The prepper community comes with dogmas and it came by those dogmas honestly. Before we talk about those dogmas we need look at the communities heritage. Preppers and the prepper community is pretty much a product of the 21st Century. Y2K or Year 2000 may have been a player in the prepper evolution. For those that don’t know, or don’t remember, there was a computer software glitch that was going to bring the world to an end because the software was not set up to go from the 1900’s to the 2,000’s. This was discovered or at least publicly acknowledged in 1999. There were all sorts of doom and gloom predictions on how everything was going to come to a standstill. This encouraged people to prepare or prep for the upcoming disaster.
Prior to Y2K, there was the militia/survivalist movement. Individuals and groups that based their focus on survival and surviving the nuclear holocaust. They formed para-military groups, and focused on living off of the land. Contemporary to this movement was the movie “Red Dawn” (1984) and the book “Survival Guns” by Mel Tappen (1979). During this time, there was also a get back to land movement which gave rise to Mother Earth News and books by Helen and Scott Nearing. It was around this time that these movements started to be influenced by commercialism. Magazines, in edition to Mother Earth News, included Survival Magazine, and Soldier of Fortune. Today, prepping is big business with lots of money spent trying to get you to buy the “thing” you need or your will die.
Taking one more step back we had the Civil Defense movement which was a government project to help people prepare for nuclear attack by the USSR. Those of us old enough, remember scampering under our desks at school during an air raid drill. Some may remember their parents building fallout shelters in their back yards or basements. Larger businesses and hospitals had shelters that were stocked with food and supplies. Some of this movement was precipitated by the Russians installing nuclear armed missiles in Cuba just 90 miles from our shores. This was probably the closest we came to nuclear war. It was a 13 day standoff in October, 1962.
Prior to that was post world war two where the world was trying to return to a normal peaceful life. Recreation and leisure were the topics of the day. It was the time of the house with the white picket fence. Mr. Wilson’s biggest fear was Dennis the Menace.
This is a brief and incomplete timeline of the prepper community however, all or most of the high spots are covered. Like I said, we come by our dogmas honestly and the dogmas are promulgated today through some of the same avenues as yesteryear. Consumerism and fear. Fear can be healthy and buying things is not always bad; however, buying things because of fear that someone else is putting into your heart is. “Buy this or you will die!”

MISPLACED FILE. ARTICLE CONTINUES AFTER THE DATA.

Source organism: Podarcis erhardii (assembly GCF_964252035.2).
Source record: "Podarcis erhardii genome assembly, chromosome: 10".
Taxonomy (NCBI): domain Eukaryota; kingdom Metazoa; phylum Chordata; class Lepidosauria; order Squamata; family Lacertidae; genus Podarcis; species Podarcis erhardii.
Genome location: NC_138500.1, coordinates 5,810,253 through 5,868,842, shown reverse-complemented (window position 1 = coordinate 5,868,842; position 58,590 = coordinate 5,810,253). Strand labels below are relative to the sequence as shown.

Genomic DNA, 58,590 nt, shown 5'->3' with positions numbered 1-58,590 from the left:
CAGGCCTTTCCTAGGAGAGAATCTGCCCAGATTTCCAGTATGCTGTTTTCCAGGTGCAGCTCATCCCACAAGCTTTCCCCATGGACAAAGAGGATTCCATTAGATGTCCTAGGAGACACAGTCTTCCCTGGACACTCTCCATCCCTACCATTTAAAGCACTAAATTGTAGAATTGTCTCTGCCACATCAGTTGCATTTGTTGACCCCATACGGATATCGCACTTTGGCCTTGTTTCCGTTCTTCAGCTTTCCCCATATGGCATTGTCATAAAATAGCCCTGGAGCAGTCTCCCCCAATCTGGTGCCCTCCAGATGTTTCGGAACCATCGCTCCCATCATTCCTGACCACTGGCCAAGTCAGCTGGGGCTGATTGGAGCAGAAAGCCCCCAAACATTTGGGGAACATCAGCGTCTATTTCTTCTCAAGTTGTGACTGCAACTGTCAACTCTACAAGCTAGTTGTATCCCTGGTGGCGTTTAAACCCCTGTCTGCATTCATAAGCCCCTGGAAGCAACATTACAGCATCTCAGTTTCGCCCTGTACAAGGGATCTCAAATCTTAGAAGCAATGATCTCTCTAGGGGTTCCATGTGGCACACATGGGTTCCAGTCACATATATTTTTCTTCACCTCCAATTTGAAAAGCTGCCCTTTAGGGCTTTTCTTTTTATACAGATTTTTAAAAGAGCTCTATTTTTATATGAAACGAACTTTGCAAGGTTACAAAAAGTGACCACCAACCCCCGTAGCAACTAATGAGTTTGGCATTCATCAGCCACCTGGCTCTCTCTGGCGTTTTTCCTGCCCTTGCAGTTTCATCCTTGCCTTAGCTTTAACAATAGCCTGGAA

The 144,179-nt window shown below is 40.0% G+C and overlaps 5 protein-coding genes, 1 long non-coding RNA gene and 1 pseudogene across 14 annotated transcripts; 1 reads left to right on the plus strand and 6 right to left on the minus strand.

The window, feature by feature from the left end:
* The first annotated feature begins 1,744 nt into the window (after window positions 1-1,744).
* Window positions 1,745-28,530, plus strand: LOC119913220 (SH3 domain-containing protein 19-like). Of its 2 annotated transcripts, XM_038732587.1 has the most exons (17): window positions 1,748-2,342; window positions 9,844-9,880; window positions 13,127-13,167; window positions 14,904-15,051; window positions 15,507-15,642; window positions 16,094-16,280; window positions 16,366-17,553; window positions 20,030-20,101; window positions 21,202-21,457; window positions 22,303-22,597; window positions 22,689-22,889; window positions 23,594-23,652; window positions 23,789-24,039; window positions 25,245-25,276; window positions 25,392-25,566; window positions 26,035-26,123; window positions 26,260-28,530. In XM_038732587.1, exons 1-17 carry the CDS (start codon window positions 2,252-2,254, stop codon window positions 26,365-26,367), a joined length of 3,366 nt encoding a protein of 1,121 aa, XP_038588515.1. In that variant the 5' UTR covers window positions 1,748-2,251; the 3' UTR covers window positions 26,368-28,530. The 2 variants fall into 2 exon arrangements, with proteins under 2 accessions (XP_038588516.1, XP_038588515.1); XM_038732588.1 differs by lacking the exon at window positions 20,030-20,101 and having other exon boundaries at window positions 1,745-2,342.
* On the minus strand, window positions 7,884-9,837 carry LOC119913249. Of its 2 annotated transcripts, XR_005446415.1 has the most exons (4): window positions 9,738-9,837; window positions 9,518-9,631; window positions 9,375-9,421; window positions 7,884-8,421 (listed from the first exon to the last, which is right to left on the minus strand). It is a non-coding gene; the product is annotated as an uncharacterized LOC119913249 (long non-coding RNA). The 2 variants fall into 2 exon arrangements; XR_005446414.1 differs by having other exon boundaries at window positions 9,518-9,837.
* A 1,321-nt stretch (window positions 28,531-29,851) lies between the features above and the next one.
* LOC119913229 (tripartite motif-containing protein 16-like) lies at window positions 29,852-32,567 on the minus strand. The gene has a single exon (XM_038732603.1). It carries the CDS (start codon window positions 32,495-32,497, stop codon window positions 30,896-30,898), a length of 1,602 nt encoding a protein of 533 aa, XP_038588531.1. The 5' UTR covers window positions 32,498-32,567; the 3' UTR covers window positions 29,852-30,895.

All I am saying, is prepping like anything else should be objectively looked at. Money for the most part, is a limited resource and should be used in a pragmatic manner. Shiny new gun, or 20 buckets of food? If you can’t shoot your shiny old gun, you aren’t going to be any better with a shiny new one.
One dogma that I find amusing and sad is the Bug Out Bag or BoB. Many folks build them to march off into the wilderness to survive and live off the land. Sometimes these things weigh in excess of 50-60 pounds and doesn’t include the weapon, ammo, and body armor they also plan on wearing. Many times these kits are built with large sums of money and then shoved in a closet. I have witnessed both in person and watching YouTube, someone going through their BoB and the pieces are either missing or falling apart because they haven’t checked it in years. What does a person do if the end of the world happens, they are 30 miles away at work; and their BoB is at home? If they have it with them, how far can they march with it?
I don’t have a BoB, I have a BoT or Bug Out Truck. If I have to Bug Out, I am loading the truck with as much as I can stuff in it and driving away. The probability of having a no notice Bug Out is very slim. Take a look at the Ukraine War, they had months to leave. I can pack and go in as little as an hour with 3-4 being optimal. What if I have a no notice Bug Out? I have a Flee Bag. It weighs 14 pounds and is small enough to take with me when I leave the neighborhood. If you are on foot with your BoB, it is likely that someone may be looking for you, and trying to evade with a heavy unwieldy pack will be difficult. I won’t be glamping, but I will have enough to get by; enough to get to point B. I go through my bag a couple of times a year.
So what am I doing now? I am continuing to prepare the homestead with every needful thing. I have increased my range time and verifying zero on my firearms. I am reviewing my fieldcraft skills, to include SERE, navigation, shelter creation and other survival skills. I have one book recommendation for Fleeing and that is ATP 3-50.3 Survival Evasion and recovery (August 2019). If you find yourself alone with your BoB or Flee Bag, these are the skills you need.